Emptying the very pretty black and orange packaging revealed the mouse, a CD containing the necessary supporting software and drivers, and a very thin manual:
A closer look at the mouse:
...and some close-ups of the mouse's prominent features:
From left to right, the three close-up pictures above show:
The scroll wheel. Compared to that of your average wheel mouse, the wheel on this mouse is very large, with a radius of around 1.5cm. It also breaks wheel mouse convention by not doubling as a button.
The 'Battle Wing' (!). Despite the wheel not being clickable, this mouse still has three buttons: the two normal mouse buttons, in their usual locations, and a third which protrudes from the left hand side of the mouse. Belkin decided to name it the 'Battle Wing' - a better name than 'stickie-up fin-button thingy' I guess.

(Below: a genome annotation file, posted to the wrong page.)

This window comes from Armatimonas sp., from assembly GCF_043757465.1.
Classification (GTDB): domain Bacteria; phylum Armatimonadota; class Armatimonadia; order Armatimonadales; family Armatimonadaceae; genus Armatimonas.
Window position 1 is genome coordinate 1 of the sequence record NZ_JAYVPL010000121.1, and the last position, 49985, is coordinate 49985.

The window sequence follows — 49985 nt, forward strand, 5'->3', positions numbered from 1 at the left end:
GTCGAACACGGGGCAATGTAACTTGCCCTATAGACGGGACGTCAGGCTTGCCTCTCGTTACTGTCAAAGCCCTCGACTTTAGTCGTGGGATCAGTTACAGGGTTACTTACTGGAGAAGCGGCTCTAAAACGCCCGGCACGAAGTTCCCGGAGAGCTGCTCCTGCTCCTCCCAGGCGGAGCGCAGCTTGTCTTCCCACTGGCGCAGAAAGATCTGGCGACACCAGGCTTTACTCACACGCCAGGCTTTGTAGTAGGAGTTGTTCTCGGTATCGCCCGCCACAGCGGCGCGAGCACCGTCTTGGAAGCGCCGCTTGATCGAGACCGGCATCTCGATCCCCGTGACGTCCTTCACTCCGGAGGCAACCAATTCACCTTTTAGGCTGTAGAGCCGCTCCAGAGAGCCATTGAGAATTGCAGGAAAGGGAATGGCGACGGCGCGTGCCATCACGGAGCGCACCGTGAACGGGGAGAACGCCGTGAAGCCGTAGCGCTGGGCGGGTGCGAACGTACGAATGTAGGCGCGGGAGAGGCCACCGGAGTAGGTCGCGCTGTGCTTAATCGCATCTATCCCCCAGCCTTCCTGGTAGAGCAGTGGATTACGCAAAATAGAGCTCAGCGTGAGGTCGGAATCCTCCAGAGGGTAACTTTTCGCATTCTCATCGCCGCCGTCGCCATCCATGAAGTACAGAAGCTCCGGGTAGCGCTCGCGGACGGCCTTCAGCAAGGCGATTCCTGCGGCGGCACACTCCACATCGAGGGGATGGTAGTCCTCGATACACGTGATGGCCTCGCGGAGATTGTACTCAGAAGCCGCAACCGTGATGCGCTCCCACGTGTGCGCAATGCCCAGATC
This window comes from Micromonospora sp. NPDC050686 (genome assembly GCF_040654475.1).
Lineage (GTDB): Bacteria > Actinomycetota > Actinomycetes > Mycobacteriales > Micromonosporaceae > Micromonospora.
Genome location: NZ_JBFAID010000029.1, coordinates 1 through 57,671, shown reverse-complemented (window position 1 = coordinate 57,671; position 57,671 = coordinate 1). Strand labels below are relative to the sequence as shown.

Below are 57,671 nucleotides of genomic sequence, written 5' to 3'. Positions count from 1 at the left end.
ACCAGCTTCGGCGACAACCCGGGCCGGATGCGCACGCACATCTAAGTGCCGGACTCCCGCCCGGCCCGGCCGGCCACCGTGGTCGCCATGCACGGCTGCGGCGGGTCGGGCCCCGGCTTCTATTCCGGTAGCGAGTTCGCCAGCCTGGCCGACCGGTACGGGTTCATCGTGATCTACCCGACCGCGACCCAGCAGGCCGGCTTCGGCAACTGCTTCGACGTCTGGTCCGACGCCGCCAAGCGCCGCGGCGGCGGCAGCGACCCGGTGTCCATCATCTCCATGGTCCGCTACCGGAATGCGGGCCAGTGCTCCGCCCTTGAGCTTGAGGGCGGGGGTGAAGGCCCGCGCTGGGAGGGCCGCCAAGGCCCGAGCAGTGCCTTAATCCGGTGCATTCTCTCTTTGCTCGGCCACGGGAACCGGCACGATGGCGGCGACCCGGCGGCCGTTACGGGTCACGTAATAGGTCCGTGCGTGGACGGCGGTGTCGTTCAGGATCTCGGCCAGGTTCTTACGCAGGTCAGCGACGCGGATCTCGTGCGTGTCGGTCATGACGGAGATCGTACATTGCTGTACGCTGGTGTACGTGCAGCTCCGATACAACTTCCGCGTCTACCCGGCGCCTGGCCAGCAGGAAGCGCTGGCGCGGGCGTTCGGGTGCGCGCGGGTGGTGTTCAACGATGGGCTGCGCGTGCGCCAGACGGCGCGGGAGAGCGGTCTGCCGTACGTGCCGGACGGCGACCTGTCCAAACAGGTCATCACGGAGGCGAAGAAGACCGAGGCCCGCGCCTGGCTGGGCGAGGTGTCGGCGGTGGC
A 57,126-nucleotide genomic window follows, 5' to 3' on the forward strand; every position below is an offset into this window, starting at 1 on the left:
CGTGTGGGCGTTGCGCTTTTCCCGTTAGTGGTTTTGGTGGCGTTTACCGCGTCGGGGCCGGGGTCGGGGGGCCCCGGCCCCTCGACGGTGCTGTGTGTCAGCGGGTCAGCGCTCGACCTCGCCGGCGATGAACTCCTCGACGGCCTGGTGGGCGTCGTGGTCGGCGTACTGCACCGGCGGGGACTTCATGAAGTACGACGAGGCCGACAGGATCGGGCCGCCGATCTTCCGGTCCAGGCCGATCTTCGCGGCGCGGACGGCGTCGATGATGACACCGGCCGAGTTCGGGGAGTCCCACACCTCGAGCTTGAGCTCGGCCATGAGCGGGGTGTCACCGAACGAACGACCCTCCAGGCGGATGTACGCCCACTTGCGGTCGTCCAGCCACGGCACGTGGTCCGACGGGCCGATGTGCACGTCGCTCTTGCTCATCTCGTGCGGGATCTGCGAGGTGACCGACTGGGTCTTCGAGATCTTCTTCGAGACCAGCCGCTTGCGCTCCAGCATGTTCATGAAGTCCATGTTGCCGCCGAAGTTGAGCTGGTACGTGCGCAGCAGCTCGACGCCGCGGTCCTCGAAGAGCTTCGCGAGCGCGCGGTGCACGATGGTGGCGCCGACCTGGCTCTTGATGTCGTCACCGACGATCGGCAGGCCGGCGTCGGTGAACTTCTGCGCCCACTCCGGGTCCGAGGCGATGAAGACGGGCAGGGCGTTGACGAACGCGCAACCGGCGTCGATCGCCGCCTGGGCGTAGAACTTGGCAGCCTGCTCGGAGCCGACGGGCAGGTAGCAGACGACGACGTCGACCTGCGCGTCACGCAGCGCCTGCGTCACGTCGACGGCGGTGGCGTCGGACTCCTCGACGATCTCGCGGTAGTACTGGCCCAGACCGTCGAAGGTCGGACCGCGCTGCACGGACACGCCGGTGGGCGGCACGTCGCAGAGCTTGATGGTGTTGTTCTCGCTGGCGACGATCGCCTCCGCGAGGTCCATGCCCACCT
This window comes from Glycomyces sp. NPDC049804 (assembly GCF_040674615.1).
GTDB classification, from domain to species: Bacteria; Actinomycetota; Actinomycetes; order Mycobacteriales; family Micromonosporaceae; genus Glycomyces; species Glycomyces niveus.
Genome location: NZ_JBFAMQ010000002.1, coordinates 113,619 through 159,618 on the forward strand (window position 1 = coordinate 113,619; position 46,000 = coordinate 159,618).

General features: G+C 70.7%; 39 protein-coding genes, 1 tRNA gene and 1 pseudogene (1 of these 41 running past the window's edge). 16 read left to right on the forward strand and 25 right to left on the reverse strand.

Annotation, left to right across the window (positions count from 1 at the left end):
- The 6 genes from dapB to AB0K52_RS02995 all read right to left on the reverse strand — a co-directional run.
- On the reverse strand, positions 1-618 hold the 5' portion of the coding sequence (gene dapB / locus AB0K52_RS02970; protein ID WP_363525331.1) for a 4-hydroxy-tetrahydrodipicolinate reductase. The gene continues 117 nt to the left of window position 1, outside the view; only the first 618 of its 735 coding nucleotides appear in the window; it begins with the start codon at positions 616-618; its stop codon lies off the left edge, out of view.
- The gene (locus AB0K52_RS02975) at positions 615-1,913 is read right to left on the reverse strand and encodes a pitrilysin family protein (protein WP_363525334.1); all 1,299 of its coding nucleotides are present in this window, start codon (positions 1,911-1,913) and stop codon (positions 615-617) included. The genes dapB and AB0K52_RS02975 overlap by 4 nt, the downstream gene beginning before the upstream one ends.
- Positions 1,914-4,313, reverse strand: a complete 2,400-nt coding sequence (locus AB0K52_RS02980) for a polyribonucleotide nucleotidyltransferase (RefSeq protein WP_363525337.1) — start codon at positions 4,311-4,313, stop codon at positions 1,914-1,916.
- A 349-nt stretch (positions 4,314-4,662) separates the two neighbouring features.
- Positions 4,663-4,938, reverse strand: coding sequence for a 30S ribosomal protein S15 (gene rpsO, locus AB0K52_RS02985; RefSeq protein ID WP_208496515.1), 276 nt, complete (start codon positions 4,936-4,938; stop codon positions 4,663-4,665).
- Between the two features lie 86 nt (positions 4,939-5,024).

The ball hole of the mouse with the ball removed. That's right - this is a ball mouse. There's a story amongst leet gamers that ball mice can track better than optical mice (see Razer’s Boomslang mice); we'll find out whether or not that's true on the next page. I'm not convinced that Belkin used a ball mouse for this reason, though. They don't mention their choice anywhere in the manual, and if I'd used a ball mouse in preference to an optical mouse I'd explain why...
There are a couple of otherfeatures that this mouse sports that I didn't cover in the close-ups:
TouchSense technology from Immersion. This mouse has a little vibrator mounted inside, controlled by clever software from Immersion. It attempts to make your gaming experience more realistic.
The semi-circular silver section at the front of the mouse is supposed to help with stability and accuracy - it barely touches the table top though, and I fail to see how this can help with anything.
We've had a poke at the n30, now it's time to plug it in...